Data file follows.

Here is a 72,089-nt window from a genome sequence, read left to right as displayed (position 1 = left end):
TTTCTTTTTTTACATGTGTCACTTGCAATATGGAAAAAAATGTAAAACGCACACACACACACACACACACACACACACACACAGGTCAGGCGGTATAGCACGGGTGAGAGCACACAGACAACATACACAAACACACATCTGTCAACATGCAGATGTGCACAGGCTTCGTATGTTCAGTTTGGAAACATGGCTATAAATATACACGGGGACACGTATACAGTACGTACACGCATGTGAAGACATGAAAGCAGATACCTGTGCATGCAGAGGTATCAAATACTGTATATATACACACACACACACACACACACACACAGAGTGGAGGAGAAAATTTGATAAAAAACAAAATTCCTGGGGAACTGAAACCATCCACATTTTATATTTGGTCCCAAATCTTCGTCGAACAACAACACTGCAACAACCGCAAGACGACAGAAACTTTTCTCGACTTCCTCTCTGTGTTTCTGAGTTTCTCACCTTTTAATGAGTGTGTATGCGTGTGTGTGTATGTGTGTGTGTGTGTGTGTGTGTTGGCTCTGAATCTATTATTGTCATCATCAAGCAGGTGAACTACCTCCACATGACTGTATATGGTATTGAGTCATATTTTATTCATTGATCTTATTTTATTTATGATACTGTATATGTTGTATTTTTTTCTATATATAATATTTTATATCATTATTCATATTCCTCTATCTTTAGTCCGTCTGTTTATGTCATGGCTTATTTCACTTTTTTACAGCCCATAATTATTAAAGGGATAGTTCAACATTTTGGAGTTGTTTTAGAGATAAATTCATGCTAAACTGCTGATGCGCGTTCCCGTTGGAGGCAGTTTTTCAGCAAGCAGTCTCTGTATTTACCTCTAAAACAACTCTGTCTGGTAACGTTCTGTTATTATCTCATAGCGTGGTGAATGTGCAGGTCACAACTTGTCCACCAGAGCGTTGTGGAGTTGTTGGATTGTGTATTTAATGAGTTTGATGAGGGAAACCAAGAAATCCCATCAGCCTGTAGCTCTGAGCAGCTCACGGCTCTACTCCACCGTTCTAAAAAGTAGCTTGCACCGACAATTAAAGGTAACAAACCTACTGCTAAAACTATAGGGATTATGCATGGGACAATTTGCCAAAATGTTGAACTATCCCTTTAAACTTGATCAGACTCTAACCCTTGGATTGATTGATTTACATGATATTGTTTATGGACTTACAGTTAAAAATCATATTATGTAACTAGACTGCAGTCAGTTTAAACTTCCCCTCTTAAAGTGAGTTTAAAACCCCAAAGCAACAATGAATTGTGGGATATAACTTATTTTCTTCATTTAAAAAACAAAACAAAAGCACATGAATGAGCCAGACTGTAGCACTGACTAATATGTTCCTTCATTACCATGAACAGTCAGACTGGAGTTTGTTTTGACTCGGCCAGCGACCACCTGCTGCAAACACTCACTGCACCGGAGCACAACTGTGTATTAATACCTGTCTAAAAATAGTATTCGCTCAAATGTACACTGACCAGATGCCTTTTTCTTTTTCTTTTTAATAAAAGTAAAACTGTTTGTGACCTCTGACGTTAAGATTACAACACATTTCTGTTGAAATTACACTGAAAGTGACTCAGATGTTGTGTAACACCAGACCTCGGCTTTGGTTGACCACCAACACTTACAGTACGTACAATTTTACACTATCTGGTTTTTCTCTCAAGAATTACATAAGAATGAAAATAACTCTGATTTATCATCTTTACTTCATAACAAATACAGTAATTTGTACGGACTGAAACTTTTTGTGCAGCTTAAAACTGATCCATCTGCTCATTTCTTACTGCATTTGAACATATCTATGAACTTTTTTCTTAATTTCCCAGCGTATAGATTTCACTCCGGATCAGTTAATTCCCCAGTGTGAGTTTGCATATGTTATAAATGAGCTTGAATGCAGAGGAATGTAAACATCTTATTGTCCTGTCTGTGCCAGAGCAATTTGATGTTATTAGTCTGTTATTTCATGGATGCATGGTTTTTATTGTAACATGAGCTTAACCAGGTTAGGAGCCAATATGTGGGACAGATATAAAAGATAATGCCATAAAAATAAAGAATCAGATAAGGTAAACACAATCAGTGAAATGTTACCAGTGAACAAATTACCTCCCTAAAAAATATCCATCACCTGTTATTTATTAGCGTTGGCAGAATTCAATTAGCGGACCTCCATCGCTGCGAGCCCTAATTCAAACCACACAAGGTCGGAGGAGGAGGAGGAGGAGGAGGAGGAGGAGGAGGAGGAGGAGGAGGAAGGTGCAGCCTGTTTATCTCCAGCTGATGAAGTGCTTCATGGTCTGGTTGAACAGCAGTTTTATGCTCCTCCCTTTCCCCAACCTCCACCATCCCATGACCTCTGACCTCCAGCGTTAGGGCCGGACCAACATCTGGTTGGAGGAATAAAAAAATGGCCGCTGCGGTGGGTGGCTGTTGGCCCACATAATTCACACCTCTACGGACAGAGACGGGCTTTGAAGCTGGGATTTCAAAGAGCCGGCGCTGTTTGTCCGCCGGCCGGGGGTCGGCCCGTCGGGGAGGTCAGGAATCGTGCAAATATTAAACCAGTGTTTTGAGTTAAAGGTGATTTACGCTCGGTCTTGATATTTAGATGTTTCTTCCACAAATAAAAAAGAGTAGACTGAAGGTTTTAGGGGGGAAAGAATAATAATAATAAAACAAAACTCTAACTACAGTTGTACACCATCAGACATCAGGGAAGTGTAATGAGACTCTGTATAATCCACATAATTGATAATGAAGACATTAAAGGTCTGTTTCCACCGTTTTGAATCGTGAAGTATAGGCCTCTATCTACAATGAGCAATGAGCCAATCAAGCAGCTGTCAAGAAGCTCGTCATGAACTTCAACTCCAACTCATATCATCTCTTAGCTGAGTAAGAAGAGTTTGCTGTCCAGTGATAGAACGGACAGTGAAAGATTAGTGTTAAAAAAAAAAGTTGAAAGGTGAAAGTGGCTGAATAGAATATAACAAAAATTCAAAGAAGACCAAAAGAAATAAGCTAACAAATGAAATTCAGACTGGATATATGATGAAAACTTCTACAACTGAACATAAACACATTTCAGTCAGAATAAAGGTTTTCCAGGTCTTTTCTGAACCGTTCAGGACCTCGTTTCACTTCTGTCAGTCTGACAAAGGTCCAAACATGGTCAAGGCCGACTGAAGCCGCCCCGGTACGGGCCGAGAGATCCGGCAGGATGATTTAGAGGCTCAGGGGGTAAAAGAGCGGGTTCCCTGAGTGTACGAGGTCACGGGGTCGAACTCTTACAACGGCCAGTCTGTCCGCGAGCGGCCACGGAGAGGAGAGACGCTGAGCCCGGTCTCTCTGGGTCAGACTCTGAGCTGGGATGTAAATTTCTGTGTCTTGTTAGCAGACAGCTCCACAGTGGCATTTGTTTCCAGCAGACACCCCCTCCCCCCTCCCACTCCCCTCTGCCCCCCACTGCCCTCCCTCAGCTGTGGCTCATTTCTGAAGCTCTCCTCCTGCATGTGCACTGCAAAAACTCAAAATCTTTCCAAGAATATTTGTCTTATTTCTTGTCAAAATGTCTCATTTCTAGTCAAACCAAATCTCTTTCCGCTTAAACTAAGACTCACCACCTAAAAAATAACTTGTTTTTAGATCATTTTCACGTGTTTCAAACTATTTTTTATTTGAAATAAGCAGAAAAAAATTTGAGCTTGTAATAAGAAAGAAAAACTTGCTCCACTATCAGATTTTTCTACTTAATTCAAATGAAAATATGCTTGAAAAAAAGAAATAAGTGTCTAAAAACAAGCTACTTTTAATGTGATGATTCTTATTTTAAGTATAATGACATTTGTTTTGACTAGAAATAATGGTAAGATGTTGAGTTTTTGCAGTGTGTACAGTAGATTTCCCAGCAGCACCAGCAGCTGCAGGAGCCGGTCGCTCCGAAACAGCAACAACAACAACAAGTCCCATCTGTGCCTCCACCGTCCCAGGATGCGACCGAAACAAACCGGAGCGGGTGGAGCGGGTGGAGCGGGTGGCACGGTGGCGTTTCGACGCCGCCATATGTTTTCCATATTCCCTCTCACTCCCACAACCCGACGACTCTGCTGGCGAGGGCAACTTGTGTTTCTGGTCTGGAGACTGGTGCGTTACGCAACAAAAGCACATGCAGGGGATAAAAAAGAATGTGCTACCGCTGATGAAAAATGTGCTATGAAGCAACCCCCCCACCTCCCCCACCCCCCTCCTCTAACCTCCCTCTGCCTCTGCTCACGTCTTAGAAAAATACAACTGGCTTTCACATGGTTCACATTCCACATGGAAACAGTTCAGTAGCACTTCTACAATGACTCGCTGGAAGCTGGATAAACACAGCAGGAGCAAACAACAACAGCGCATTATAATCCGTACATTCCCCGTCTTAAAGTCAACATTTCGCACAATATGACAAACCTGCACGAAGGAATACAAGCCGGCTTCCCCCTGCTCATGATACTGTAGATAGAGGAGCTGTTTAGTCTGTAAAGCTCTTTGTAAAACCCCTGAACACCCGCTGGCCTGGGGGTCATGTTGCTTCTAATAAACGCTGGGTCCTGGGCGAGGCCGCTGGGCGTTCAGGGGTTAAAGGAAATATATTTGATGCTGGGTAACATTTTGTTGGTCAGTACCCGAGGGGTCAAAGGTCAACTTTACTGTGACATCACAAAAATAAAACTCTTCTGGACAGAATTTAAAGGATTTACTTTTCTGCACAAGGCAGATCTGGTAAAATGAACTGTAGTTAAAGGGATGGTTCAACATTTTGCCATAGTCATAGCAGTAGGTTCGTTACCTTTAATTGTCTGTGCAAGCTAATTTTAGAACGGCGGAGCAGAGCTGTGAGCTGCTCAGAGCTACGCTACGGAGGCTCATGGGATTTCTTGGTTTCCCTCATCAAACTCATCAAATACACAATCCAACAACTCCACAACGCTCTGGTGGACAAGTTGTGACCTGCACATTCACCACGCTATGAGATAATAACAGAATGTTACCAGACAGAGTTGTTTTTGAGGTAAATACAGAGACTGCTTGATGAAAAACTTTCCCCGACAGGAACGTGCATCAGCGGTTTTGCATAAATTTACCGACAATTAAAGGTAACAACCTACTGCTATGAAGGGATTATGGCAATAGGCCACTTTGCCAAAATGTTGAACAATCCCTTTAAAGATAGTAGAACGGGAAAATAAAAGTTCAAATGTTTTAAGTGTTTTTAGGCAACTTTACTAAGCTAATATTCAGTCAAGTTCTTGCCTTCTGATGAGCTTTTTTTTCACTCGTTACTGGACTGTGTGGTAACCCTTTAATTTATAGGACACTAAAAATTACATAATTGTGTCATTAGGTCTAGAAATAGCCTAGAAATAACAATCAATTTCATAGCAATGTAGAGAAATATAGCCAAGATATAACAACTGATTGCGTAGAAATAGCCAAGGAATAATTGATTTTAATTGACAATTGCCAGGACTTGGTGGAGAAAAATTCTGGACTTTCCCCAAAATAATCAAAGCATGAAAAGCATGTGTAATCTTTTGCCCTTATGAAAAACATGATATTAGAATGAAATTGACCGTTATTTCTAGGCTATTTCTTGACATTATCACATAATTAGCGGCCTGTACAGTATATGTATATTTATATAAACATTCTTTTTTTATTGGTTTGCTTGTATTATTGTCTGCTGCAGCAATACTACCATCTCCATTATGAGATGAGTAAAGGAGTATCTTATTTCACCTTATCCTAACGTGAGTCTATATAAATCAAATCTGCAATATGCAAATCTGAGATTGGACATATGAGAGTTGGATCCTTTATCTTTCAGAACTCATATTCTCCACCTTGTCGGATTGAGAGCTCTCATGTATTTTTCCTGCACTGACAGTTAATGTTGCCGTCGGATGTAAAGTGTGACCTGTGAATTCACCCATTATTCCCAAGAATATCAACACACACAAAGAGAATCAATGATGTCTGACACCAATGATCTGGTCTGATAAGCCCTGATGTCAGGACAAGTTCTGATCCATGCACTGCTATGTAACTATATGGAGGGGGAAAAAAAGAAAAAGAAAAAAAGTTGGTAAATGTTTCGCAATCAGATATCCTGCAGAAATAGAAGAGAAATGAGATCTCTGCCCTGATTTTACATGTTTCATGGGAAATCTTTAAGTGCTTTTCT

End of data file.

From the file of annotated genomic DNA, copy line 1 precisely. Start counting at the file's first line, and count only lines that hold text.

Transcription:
Here is a 72,089-nt window from a genome sequence, read left to right as displayed (position 1 = left end):